As US launches criminal probe BP loses $21-bn in market cap

Investors have lost $21 billion from the fall in British oil giant British Petroleum's market value as an angry US government launched a criminal and civil investigation into BP's uncontrollable oil spill yesterday after the British oil giant's latest effort, the 'top kill' technique, failed to stem the flow of oil into the Gulf of Mexico.

This led to the London-based oil major immediately losing 15 per cent or $21 billion of its market value from $146 in a single day yesterday, taking the total decline to 40 per cent or $74 billion in loss of market value from $186 billion since the onset of the disaster, which has now enters its 44th day today.

With the US announcing the launch of the criminal and civil probel yesterday into the worst oil spill in the history of the US, the future of the company is now in doubt, say analysts.

US Attorney General Eric Holder said yesterday, "We will closely examine the actions of those involved in the spill. If we find evidence of illegal behaviour, we will be extremely forceful in our response.''

On being questioned by reporters whether the charges would include BP making false statements, Holder said, ''nothing is off the table at this point."

The US action came after a frustrated US President Barack Obama resigned himself to the fact that the oil spill could be plugged only in August after BP finishes drilling two relief wells.

President Obama has now called for punitive action and asked for a full and vigorous accounting of the causes of the oil spill and told the new oil-spill commission to fully investigate, without limits, the company's culpability in causing the spill.

''My solemn pledge is that we will bring those responsible to justice,'' he said and has given the commission six months to finish the probe.

Although Holder did not specify which companies would be under investigation, it is abundantly clear that BP, Transocean and Halliburton will come under intense scrutiny.

All three companies have been told by the US federal agencies to preserve all paperwork regarding the Deepwater Horizon rig for the investigation.

"As our review expands in the days ahead, we will be meticulous, we will be comprehensive, and we will be aggressive," Holder told reporters yesterday. "We will not rest until justice is done."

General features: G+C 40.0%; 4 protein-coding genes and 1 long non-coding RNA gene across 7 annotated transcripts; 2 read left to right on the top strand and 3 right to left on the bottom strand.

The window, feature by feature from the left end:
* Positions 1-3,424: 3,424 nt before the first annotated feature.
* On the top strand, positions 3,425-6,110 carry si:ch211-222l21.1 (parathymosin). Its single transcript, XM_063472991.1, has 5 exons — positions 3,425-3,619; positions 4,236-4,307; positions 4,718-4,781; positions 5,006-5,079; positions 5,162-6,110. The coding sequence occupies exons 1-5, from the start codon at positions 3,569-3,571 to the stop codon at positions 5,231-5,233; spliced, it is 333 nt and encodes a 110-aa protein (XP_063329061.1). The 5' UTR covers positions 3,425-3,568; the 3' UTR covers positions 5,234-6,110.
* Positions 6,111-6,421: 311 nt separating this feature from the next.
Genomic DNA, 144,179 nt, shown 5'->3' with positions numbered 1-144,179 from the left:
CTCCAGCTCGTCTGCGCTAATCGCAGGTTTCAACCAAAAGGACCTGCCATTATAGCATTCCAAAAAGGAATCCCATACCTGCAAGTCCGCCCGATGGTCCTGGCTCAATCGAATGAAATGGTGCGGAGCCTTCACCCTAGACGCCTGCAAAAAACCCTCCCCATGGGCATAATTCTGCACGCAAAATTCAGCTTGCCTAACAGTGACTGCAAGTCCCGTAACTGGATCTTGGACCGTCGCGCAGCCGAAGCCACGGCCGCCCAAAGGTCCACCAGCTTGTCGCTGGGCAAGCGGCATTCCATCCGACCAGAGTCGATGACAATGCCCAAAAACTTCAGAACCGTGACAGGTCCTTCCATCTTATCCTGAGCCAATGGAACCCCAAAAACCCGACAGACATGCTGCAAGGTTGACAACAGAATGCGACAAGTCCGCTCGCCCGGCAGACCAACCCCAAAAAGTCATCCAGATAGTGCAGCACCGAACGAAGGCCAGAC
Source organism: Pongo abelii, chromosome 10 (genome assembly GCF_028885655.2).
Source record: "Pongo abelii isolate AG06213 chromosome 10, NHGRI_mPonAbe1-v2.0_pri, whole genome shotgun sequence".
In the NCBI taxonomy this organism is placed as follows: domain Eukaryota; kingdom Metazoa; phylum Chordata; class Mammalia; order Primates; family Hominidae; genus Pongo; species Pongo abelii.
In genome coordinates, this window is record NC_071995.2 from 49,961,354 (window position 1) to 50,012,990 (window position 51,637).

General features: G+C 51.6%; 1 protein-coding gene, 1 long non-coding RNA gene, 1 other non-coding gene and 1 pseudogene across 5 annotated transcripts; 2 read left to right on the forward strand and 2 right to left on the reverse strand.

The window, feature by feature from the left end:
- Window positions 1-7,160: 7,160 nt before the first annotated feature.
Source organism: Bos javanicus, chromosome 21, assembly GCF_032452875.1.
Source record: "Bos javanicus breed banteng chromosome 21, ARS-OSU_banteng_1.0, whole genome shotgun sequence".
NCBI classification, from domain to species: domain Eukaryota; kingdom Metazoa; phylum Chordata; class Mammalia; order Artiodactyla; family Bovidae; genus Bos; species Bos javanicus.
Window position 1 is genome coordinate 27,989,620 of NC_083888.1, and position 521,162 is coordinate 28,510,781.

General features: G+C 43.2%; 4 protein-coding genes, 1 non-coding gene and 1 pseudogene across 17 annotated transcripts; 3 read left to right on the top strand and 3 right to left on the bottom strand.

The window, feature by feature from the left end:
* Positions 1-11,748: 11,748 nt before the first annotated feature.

Meanwhile the US government has banned all oil and gas companies from exploratory drilling in the deepwater of the US Gulf of for a period of six-months.

The oil spill began with an explosion on the Deepwater Horizon rig on 20 April killing 11 people and BP initially claimed that only 1,000 gallons of oil was spilling into the sea (See: BP caught in the sludge of potentially worst oil disaster in US history) 

BP revised the figure to 5,000 barrels and later to approximately 200,000 gallons, but after conducting extensive tests last week government scientists said that the oil spil was estimated between 500,000 and 4,200,000 gallons per day.

The current oil spill has eclipsed the Exxon Valdez tanker spill of 1989 that poured11 million gallons off the Alaska coast to become the worst oil disaster in US history, but the Deepwater Horizon rig has overtaken that figure and has spilled an estimated 18 million to 40 million gallons of oil so far.

The reason for BP fudging the oil spill figures is that under the US Clean Water Act and Oil Pollution Act of 1990, penalties are levied at $1,100 for every barrel of oil spilled into the gulf. The penalty is enhanced if negligence is proved

BP said in a statement today that it has spent more than $940 million or 15 per cent of its first quarter net income so far in trying to contain the disaster.

But oil majors have the knack of escaping huge fines by fudging records and bribing politicians and judges if the oil spill has occurred in third-world countries.

In a 2005 explosion at a Texas oil refinery that killed 15 workers and injured 170, BP paid a measly $50 million in fines, while ExxonMobil, the largest oil company in the US, got away  with just $125 million for the Valdez spill in Alaska, then the then worst oil spill in US history.

Chevron is currently facing about $27 billion in damages for dumping toxic waste from its oil production in the Ecuador rainforests that has created a living nightmare for the tens of thousands of indigenous people living in the Amazon rain forest.

Chevron has also been dodging the case for the past two decades and has used every trick in the book to delay the lawsuit bought on by about 30,000 Amazonians that has destroyed the entire ecology and life at the Amazon rain forest.

It is amazing that oil majors, which earn billions of dollars from deepwater oil extraction, have not invested in research for containment of spill in the event of a blowout.

The Gulf of Mexico spill has revealed that oil companies do not have a clue to contain an oil spill that is often miles underwater.

Twelve of the top global oil companies have made a net profit of over $176 billion collectively last year, a time when oil prices had come down due to the global recession, which had sawed their bottom lines.

Figures for 2009 in billions of US $

Company Country Revenues Net Profit
ExxonMobil US 310.5 19.28
Royal Dutch Shell Netherlands/UK 278 12.5
Chevron US 273 23.9
British Petroleum UK 246.1 16.58
Total S A France 161.3 10.4
PetroChina China 160.8 15.1
ConocoPhillips US 136 4.8
CNPC China 110.50 13.2
Petrobras Brazil 104.9 16.6
Gazprom Russia 98.6 25.3
OAO Lukoil Russia 81.1 7.1
Statoil Norway 71.65 2.72
Total 2032.45 176.48

Table compiled by Ravi Kunder: domain-b from company figures till December 2009
Despite the massive profits, none of the oil companies have invested in systems, equipments, technical expertise to contain deepwater oil spills.

It would be interesting to know what BP would have done if the spill had occurred in the Indian Ocean or in the sea in some African coast.